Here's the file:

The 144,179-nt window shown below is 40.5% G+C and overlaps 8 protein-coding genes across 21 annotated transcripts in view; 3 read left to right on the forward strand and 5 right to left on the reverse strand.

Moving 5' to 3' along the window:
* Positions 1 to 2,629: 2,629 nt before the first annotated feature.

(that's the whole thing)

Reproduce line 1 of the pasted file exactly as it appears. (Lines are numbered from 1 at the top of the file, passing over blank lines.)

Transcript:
The 144,179-nt window shown below is 40.5% G+C and overlaps 8 protein-coding genes across 21 annotated transcripts in view; 3 read left to right on the forward strand and 5 right to left on the reverse strand.